MSD Manual

Please confirm that you are a health care professional


Retropharyngeal Abscess


Clarence T. Sasaki

, MD, Yale University School of Medicine

Last full review/revision Sep 2019| Content last modified Sep 2019
Click here for Patient Education
NOTE: This is the Professional Version. CONSUMERS: Click here for the Consumer Version
Topic Resources

Retropharyngeal abscesses, most common among young children, can cause sore throat, fever, neck stiffness, and stridor. Diagnosis requires lateral neck x-ray or CT. Treatment is with endotracheal intubation, drainage, and antibiotics.

Retropharyngeal abscesses develop in the retropharyngeal lymph nodes at the back of the pharynx, adjacent to the vertebrae. They can be seeded by infection of the pharynx, sinuses, adenoids, or nose. They occur mainly in children 1 to 8 years because the retropharyngeal lymph nodes begin to recede by 4 to 5 years. However, adults may develop infection after foreign body ingestion or after instrumentation. Common organisms include aerobic (Streptococcus and Staphylococcus species) and anaerobic (Bacteroides and Fusobacterium) bacteria and, increasingly in adults and children, HIV and tuberculosis.

The most serious consequences include airway obstruction, septic shock, rupture of the abscess into the airway resulting in aspiration pneumonia or asphyxia, mediastinitis, carotid rupture, and suppurative thrombophlebitis of the internal jugular veins (Lemierre syndrome).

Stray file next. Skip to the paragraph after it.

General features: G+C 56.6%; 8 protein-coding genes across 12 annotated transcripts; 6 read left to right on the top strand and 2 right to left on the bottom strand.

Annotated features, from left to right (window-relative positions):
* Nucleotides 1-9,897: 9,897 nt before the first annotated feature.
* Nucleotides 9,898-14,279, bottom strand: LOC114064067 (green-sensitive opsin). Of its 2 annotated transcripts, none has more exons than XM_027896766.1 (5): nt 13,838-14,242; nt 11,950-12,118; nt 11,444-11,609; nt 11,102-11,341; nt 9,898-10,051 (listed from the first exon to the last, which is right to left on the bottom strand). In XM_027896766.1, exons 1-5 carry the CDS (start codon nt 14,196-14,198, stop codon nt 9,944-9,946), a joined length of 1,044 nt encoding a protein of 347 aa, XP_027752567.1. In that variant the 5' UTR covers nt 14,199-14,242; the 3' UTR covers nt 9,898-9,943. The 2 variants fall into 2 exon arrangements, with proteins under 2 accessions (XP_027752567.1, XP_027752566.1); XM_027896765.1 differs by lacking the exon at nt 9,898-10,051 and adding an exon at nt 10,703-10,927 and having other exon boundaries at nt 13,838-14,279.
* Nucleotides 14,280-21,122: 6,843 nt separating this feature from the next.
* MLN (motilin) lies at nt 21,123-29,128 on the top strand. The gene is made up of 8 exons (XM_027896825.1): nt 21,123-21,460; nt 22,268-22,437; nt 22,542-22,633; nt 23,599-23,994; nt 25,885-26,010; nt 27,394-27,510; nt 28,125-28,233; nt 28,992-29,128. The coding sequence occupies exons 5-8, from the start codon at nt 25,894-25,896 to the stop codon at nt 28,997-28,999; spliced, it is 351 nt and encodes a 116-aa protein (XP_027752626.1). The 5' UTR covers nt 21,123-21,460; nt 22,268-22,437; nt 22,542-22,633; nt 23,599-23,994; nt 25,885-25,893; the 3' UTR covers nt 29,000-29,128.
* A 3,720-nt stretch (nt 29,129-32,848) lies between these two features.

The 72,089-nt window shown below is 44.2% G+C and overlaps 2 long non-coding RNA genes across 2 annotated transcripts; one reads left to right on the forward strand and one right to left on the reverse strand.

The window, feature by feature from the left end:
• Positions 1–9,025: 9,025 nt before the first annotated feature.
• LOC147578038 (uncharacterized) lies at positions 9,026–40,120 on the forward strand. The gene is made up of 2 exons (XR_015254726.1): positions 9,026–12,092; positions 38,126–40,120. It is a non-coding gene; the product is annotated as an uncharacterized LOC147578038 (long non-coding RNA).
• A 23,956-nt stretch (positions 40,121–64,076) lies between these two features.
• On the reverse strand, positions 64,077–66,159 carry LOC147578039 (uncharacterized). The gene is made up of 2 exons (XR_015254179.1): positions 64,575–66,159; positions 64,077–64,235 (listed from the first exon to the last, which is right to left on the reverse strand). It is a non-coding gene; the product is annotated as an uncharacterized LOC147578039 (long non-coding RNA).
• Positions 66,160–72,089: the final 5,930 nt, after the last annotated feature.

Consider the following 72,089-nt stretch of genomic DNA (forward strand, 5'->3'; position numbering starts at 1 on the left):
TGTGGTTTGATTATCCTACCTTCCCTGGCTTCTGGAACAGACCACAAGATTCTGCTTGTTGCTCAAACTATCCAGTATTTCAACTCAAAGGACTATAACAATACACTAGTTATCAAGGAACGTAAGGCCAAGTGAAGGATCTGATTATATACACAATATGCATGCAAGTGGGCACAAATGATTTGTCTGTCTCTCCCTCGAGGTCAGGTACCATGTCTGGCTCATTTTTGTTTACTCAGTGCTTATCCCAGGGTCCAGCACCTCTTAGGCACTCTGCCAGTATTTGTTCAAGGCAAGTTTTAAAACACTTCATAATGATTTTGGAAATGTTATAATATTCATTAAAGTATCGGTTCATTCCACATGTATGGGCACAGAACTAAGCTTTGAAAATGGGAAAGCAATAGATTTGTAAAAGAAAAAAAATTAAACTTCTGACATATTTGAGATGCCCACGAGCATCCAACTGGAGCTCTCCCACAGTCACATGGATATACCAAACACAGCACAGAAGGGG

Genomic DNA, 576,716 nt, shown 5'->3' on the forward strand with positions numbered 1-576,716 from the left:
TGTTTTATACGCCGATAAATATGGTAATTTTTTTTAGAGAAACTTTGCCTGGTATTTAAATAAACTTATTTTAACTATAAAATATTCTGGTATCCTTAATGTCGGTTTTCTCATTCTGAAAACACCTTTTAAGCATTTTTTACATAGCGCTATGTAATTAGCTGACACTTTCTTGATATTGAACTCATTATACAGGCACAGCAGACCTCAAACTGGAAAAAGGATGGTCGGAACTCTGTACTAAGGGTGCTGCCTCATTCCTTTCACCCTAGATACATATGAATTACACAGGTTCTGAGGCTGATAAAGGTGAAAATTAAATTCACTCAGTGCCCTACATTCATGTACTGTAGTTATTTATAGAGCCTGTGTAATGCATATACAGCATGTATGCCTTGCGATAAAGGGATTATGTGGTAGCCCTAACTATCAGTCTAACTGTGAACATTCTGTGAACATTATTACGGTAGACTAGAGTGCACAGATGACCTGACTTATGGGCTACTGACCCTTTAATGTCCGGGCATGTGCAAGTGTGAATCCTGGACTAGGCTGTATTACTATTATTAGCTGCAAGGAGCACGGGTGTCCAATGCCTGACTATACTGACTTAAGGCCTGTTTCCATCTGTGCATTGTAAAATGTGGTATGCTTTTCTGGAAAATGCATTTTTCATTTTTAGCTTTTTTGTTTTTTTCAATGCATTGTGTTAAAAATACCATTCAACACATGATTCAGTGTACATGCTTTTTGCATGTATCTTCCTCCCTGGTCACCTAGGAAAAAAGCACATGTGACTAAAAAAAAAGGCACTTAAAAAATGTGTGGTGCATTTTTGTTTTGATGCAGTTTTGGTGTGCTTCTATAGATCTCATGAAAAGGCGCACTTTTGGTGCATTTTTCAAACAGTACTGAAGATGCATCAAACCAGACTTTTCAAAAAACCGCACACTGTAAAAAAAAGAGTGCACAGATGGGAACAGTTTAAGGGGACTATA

Symptoms and Signs

Symptoms and signs are usually preceded in children by an acute upper respiratory infection and in adults by foreign body ingestion or instrumentation. Children may have odynophagia, dysphagia, fever, cervical lymphadenopathy, nuchal rigidity, stridor, dyspnea, snoring or noisy breathing, and torticollis. Adults may have severe neck pain but less often have stridor. The posterior pharyngeal wall may bulge to one side.


  • X-ray

  • CT

Diagnosis is suspected in patients with severe, unexplained sore throat and neck stiffness, stridor, or noisy breathing.

Lateral soft-tissue x-rays of the neck, taken in the maximum possible hyperextension and during inspiration, may show focal widening of the prevertebral soft tissues, reversal of normal cervical lordosis, air in the prevertebral soft tissues, or erosion of the adjacent vertebral body.

CT can help diagnose questionable cases, help differentiate cellulitis from an abscess, and assess extent of the abscess.


  • Antibiotics (eg, ceftriaxone, clindamycin)

  • Usually surgical drainage

Antibiotics, such as a broad-spectrum cephalosporin (eg, ceftriaxone 50 to 75 mg/kg IV once/day) or clindamycin, may occasionally be sufficient for children with small abscesses. However, most patients also require drainage through an incision in the posterior pharyngeal wall. Endotracheal intubation is done preoperatively and maintained for 24 to 48 hours.

Click here for Patient Education
NOTE: This is the Professional Version. CONSUMERS: Click here for the Consumer Version
Professionals also read

Also of Interest


View All
How to Remove Earwax
How to Remove Earwax
3D Models
View All
Laryngeal Anatomic Landmarks
3D Model
Laryngeal Anatomic Landmarks